FIG. 4 is a plan view of the reflecting element;
FIG. 5 schematically illustrates the associated electronic drive circuit for the mechanism;
FIGS. 6A and 6B illustrate the position of the reflecting element and its associated double reed, in the static state;
FIGS. 7A and 7B illustrate the position of the element and its associated double reed when deflected to the right;
FIGS. 8A and 8B illustrate the position of the element and its associated double reed when deflected to the left;
FIGS. 9A and 9B illustrate the position of the element and its associated double reed, in the dynamic state, vibrating to the left and right;
FIG. 10 illustrates a modified form of reflecting element to produce right-angle switching;
FIGS. 11A, 11B, 11C, 11D and 11E illustrate a semicylindrical reflecting element in perspective, front and plan view, respectively, and in various vibratory positions;
FIGS. 12A and 128 show an optical element in the form of a light chopper in front and plan view, respectively;
FIG. 13 shows an optical element in the form of an opaque vane acting as a beam chopper; and
FIG. 14 shows an optical element in the form of a vane having a slit therein providing a beam-chopping action.
Referring now to the drawing and more particularly to FIGS. 1 to 4, there is shown an optical switching mechanism in accordance with the invention, including a vibrator having a pair of identical flexible reeds and 11, disposed in parallel relation, the feet thereof being anchored in a base plate 12. For this purpose, base 12, as best seen in FIG. 3, is provided with channels 12A and 12B to accommodate pressure blocks 13 and 14 which are pressed against the respective feet of reeds 10 and 11 by set screws 15 and 16.
Reeds 10 and 11 are preferably formed of a flexible metal having a low temperature coefficient of expansion to render the vibrator substantially insensitive to changes in ambient temperature. Suitable for this purpose are materials having a high mechanical Q, long fatigue life and a good temperature/elasticity coefficient, such as Ni-Span C or Elinvar.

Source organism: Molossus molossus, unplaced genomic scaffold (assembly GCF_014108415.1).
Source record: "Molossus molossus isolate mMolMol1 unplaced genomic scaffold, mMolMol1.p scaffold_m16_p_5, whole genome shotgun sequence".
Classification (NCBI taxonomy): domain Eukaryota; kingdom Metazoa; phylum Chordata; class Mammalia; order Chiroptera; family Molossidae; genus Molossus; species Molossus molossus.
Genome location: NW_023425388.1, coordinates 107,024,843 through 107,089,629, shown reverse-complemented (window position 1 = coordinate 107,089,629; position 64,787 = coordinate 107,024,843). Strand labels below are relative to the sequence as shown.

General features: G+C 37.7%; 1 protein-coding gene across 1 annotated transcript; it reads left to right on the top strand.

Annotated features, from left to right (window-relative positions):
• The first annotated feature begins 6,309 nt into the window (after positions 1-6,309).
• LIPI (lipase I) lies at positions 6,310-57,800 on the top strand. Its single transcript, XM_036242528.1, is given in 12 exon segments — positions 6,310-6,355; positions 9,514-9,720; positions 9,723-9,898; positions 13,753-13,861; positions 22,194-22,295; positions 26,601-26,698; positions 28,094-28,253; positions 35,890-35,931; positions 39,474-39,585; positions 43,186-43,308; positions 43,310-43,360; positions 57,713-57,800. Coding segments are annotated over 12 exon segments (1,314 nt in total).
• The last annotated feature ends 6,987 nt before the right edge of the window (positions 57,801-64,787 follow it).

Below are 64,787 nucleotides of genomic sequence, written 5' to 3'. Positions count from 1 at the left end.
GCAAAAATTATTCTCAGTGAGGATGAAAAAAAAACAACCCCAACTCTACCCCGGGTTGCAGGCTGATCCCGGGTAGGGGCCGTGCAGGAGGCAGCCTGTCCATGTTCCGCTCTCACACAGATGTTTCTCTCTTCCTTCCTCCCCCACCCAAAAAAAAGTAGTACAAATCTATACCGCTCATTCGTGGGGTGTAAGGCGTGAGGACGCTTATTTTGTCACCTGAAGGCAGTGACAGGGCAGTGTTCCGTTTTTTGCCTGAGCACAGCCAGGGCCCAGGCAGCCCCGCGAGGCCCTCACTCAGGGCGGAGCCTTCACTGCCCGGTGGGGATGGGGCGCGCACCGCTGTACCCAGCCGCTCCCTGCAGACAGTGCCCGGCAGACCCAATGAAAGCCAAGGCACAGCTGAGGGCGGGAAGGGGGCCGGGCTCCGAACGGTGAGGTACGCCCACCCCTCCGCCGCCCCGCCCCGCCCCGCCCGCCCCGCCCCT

The free ends of reeds 10 and 11 are ganged together by means of a headpiece 17 having slots therein to receive the ends, the ends being secured to the headpiece by screws 18 and 19. Mounted at corresponding intermediate positions on the reeds and projecting laterally therefrom in opposing directions are permanent magnets 20 and 21. Magnet 20 is received within a pick-up coil while magnet 21 is received within a drive coil 23, both coils being supported on a back plate 24 mounted on base 12. The mechanism is housed in a suitable container, only one wall 25 of which is shown in FIG. 1.
Mounted above headpiece 17 is a reflecting element 26 having a triangular formation to define an apex 27 and angled mirror faces 26A and 26B. Reflecting element 26, as will be later explained, functions to switch an incident beam of radiant energy in alternate directions.
The resonance frequency of the vibrator is determined by the length and stiffness of reeds 10 and 11 as well as by the mass of headpiece 17 and reflecting element 26. Pick-up coil 22, as shown in FIG. 5, is connected to the input of an amplifier 28, preferably of the solid-state type, whose output is coupled to drive coil 23, the combination of the coils and amplifier creating a positive feedback system serving to sustain the vibrator in oscillation at its resonance frequency in a wellknown manner.